Every fifth liter of water in the Dnieper comes from the Berezina River. Moreover, the Dnieper, one of Europe’s largest rivers, provides water to two-thirds of Ukraine: 30 million people, 50 large cities and industrial centers, approximately 10,000 enterprises, 2,200 rural settlements, over 1,000 public utilities, 50 large irrigation systems, and four nuclear power plants.
The pollution of transboundary waters shortly before the border with Ukraine and a refusal to participate in a joint assessment of those impacts are a violation of the “Convention on the Protection and Use of Transboundary Watercourses and International Lakes” and the “Espoo Convention on Environmental Impact Assessment.” The pollution also contaminates a number of areas included in the EU’s Emerald Network in both Belarus and Ukraine.
Russia’s “deserved” exclusion from environmental agreements
It is inarguable that Russia is violating international environmental law during the course of this war. This is the chief argument used to justify suspension of Russia’s engagement with environmental treaties. In addition, Ukraine’s Cabinet of Ministers believes that this indicates disrespect not only for Ukraine, but also for all member countries of international environmental agreements and mechanisms. Without interaction between the two countries, the “Agreement on the Joint Use and Protection of Transboundary Waters” has essentially ceased to function. There can be no discussion of joint water management or water protection measures when one of the parties fails to recognize the sovereignty of the other.
Most readers are well aware of the story of Mariupol, the defense of which city stretched for three months and which, ultimately, experienced significant destruction and remains under occupation. The destruction of its sewage treatment system resulted in sewage flooding city streets. Residents used that water for laundry and cleaning because the city’s water supply was also completely disrupted. This is a clear example of Russia’s extreme violation of humanitarian law and a direct consequence of its violation of its environmental obligations.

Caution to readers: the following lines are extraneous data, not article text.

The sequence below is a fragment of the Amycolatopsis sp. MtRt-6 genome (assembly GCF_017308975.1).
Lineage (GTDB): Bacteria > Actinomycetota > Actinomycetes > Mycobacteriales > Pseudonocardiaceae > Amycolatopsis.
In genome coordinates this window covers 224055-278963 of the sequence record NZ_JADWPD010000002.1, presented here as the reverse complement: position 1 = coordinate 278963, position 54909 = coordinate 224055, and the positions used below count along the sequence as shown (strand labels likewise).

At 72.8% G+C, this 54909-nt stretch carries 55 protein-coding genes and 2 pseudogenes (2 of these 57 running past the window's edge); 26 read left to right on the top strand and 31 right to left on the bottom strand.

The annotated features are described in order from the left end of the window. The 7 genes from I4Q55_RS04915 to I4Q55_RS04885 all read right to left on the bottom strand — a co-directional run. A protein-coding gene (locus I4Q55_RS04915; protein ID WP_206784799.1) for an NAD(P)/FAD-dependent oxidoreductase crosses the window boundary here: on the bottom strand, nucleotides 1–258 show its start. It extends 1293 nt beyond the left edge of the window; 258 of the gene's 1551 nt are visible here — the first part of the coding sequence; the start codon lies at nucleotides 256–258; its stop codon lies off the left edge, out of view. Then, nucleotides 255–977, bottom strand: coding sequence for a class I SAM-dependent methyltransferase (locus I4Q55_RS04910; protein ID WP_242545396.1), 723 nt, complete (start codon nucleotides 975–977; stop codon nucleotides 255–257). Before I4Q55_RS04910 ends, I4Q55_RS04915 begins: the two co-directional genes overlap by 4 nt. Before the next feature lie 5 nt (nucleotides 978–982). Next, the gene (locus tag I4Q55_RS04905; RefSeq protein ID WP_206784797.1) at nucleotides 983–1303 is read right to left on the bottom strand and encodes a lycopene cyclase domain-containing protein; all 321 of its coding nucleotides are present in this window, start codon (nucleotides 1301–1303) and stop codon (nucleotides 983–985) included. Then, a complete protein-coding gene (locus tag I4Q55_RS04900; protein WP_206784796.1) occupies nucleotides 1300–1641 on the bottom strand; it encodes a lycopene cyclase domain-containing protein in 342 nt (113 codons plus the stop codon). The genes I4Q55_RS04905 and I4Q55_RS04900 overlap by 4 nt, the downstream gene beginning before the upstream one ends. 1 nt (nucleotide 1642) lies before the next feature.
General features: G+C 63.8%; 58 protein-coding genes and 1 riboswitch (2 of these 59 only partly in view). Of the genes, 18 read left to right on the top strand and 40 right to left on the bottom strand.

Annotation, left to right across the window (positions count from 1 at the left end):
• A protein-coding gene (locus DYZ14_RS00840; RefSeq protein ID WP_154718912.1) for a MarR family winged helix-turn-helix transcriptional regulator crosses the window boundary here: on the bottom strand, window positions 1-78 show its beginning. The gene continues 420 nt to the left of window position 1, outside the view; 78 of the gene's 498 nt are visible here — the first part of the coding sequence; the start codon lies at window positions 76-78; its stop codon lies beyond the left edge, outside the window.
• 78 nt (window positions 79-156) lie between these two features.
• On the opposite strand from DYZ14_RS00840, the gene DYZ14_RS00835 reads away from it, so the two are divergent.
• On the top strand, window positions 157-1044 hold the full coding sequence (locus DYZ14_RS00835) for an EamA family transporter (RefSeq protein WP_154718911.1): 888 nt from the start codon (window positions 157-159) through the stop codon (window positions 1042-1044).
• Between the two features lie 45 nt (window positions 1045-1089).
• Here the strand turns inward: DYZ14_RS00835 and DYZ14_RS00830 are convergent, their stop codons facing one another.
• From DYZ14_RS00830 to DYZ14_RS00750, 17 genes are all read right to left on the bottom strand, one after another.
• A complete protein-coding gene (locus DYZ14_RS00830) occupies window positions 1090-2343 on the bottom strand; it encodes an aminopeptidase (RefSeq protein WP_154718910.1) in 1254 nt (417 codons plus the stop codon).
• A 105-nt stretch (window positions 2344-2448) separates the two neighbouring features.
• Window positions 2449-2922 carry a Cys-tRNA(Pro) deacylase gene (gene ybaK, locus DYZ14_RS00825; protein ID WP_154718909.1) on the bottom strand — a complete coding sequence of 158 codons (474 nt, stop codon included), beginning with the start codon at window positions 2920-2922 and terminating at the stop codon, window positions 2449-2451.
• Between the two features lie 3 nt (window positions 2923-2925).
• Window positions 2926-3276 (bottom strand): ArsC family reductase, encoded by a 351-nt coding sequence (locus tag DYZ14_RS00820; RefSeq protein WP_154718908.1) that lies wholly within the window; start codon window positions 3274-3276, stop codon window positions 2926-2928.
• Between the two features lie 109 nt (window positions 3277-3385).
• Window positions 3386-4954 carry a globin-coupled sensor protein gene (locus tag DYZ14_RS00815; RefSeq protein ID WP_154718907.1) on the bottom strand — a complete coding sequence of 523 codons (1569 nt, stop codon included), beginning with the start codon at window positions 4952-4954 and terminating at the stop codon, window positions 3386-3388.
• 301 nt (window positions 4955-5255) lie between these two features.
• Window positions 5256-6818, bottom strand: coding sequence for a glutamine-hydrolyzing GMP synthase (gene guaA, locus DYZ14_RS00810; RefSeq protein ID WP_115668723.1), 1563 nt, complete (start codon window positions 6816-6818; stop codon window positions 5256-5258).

Specifically, Russia is in violation of the Protocol on Water and Health, which includes a guarantee for protection of human populations from water-related diseases. It is not currently possible to analyze water quality in occupied lands, but there are very alarming signals.
Russia’s exclusion from international environmental agreements would indeed be a significant gesture for the international community. This fate may also await Belarus due to its unclear position.
Risks of exclusion: without obligation there can be no violation
Another side of excluding Russia (and possibly Belarus) from international environmental cooperation mechanisms is the losses that will result for Ukraine and the world. It is reasonable to anticipate announcements along the lines of those that followed Russia’s exit from the Council of Europe and assume that Moscow will no longer comply with any international environmental agreements.
As it stands today, any environmental, human rights organization, or ordinary Ukrainian citizen can pose the question of Russia’s non-compliance with its obligations. In depriving Russia or Belarus of its membership in international environmental organizations, the civilized world is essentially offering a pardon to these two countries. Put simply, without external obligations, a state has no obligations and thus cannot be found in violation.
Ukraine has never been closer to Europe than during this war. This means that future inter-governmental relations must be developed according to European standards. These standards are based on unconditional international cooperation in joint projects, monitoring, basin management, and more. Lastly, if Russia and Belarus express a desire for meaningful collaboration with Ukraine, then their legal basis will be preserved.
In the near future, reparations payments will be critical for Ukraine. Every one of Russia’s failures that violates international agreements offers potential replenishment of Ukraine’s coffers and future investment in post-war reconstruction. Excluding Russia and Belarus from these agreements is equivalent to awarding them impunity, eliminating their responsibility, and reducing the likelihood of reparations being ordered by international courts.
Ukraine awaits future accession to the European Union. At that time, transboundary cooperation will become indispensable. To date, Ukraine adheres to a correct position – no termination of the 1992 Agreement for Joint Use and Conservation of Transboundary Waters. In deciding to take that step, maintaining water quality in rivers after the war will become a Sisyphean effort: one pollutes the water channel, another restores it, and so on in a circle.
It is clear that after Ukraine’s control over all its territories is restored, cooperation with its northeastern neighbors on the subject of transboundary waters will be inevitable. Otherwise, all of their problems “flow” across the border and become a disaster for Ukraine.
Main image credit: Wikipedia